The American Bundt cake was not the first of its kind. Before the Bundt, there were European versions known by many names: Hefe-Gugelhopf, Gugelhupf, Kugelhopf, Kogelhupf, Kougelhopf, Türkenbund, Baba, and Napfkuchen. This fluted cake with a hole in its middle originally came from Austria, but has strong roots in the Alsace region of France. In comparison to a Bundt cake, kugelhopfs seem taller and more narrow.
Having grown up in Minnesota, I’m more familiar with the Bundt cake. Now that I live in Switzerland however, I finally tried making the cake I most often hear referred to as kugelhopf—sans dairy and almonds. These cakes are more commonly seen in the Basel region of Switzerland, but you can find them in bakeries and markets throughout the country.
While Swiss kugelhopfs have traditionally been yeasted cakes, I also see non-yeasted, more Bundt-like cakes as well. For example, when we were in Zurich during the holiday season, Confiserie Sprüngli appeared to have both kinds—delicious baking powder-leavened kugelhopf with chocolate icing alongside yeasted and more bread-like kugelhopf.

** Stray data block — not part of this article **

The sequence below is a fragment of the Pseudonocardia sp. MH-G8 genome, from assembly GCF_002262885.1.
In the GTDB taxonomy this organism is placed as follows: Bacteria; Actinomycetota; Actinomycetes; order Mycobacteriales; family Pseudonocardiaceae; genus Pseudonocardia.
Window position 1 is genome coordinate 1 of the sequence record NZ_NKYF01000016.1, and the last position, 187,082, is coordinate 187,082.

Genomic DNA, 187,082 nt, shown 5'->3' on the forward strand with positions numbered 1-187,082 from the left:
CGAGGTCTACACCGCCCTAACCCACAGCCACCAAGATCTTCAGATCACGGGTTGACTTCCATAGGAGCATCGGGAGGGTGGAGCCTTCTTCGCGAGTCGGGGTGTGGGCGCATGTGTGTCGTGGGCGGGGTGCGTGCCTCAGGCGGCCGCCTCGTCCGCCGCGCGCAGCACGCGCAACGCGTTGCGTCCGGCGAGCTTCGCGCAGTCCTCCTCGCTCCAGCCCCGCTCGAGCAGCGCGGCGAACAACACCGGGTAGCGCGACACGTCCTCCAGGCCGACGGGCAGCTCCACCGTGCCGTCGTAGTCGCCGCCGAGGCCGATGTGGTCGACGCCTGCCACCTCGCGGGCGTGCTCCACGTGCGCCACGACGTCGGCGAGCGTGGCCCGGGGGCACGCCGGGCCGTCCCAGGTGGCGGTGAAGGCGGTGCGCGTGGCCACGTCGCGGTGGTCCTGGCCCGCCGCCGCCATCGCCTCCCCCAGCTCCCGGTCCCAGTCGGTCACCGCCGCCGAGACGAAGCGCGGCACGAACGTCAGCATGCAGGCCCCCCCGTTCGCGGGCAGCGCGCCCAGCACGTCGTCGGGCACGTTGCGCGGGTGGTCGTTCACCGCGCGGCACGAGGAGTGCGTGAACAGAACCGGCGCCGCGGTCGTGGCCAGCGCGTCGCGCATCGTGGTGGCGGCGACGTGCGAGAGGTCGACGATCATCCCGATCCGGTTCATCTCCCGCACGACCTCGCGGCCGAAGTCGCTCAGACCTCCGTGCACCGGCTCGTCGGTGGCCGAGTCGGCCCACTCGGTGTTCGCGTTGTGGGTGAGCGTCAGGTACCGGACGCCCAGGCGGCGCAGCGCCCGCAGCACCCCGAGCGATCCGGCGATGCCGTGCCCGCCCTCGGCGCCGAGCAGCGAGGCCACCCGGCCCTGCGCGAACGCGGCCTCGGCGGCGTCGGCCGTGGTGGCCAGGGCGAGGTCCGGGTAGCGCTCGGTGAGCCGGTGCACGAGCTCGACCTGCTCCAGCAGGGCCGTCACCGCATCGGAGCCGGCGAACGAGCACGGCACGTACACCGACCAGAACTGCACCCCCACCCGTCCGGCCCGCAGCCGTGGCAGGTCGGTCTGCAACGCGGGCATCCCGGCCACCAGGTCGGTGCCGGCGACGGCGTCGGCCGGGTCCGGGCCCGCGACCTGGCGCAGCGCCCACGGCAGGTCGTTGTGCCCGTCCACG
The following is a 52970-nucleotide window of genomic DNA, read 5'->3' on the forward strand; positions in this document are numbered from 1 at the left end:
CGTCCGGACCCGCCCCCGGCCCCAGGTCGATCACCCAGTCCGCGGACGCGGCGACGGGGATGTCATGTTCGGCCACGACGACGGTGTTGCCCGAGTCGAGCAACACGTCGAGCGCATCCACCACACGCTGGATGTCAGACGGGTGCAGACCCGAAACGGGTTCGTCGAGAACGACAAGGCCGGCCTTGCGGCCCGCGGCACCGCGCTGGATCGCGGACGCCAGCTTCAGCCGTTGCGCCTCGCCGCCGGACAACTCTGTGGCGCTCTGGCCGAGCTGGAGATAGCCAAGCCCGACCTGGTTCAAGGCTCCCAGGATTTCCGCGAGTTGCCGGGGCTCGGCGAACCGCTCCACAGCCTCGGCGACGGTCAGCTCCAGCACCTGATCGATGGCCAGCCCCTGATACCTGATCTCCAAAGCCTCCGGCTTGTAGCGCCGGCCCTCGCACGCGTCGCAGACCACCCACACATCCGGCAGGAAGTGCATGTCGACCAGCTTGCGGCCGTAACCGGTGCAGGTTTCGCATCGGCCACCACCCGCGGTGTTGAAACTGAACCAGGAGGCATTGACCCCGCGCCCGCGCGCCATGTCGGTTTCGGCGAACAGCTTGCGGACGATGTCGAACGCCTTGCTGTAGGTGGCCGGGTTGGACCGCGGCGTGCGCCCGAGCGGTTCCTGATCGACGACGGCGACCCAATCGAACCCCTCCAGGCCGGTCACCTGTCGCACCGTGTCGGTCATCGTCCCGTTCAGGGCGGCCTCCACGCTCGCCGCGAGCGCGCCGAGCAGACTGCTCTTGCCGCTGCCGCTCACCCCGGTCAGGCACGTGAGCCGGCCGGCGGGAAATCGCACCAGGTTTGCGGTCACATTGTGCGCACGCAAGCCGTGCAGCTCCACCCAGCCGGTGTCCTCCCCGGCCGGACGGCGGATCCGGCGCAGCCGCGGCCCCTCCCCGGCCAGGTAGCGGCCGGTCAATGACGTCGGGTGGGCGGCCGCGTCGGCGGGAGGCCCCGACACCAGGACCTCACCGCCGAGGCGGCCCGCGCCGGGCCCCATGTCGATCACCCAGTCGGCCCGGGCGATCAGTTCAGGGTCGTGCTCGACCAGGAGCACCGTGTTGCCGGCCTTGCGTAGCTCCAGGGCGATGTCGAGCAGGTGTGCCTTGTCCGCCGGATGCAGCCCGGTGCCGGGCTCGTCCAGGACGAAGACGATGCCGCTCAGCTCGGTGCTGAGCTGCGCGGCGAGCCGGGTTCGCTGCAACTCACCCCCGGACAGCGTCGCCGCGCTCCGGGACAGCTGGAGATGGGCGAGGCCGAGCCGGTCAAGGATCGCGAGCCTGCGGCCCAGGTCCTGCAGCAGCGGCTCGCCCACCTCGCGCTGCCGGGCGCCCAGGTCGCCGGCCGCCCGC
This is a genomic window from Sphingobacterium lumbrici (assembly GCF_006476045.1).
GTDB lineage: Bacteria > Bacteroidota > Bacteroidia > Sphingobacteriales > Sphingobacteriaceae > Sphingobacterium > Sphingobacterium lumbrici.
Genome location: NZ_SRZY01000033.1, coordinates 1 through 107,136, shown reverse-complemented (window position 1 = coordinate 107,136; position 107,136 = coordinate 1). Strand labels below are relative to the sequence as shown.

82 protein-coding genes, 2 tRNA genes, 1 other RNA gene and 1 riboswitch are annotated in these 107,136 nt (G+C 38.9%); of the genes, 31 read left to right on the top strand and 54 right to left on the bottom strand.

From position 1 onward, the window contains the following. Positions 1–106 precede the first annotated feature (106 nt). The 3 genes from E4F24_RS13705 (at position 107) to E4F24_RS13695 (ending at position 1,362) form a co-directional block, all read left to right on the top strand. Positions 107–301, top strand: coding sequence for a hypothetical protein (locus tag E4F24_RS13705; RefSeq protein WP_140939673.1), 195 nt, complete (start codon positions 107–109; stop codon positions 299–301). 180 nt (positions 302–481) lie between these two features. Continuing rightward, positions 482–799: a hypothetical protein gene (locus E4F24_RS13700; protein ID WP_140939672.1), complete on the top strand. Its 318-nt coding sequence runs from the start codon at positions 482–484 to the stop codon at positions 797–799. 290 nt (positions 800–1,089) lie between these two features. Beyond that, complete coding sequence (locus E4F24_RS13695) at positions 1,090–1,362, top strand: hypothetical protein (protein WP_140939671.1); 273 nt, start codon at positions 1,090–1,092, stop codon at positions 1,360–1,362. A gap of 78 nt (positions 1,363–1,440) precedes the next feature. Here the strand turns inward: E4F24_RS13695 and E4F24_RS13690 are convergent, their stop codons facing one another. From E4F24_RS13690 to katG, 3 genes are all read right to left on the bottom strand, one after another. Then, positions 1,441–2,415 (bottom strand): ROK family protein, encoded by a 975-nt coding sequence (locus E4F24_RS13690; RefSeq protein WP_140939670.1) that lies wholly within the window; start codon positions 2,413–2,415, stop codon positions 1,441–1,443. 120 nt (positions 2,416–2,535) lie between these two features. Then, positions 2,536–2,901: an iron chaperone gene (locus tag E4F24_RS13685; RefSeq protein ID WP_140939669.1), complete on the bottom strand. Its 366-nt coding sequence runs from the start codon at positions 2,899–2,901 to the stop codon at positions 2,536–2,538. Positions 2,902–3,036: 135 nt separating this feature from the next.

Thanks to my dear mother, I now own Nordic Ware’s version of a kugelhopf pan. After 4 cakes during the last two weeks, I still haven’t mastered the yeasted dough. Thankfully, my husband got some kugelhopf tips from his Alsatian co-worker yesterday, so hopefully I’ll be seeing some improvements soon…
I’m determined to develop a good dairy/nut-free recipe for kugelhopf before the winter is over. If you have any kugelhopf advice for me, please leave a comment below. Bon weekend, everyone!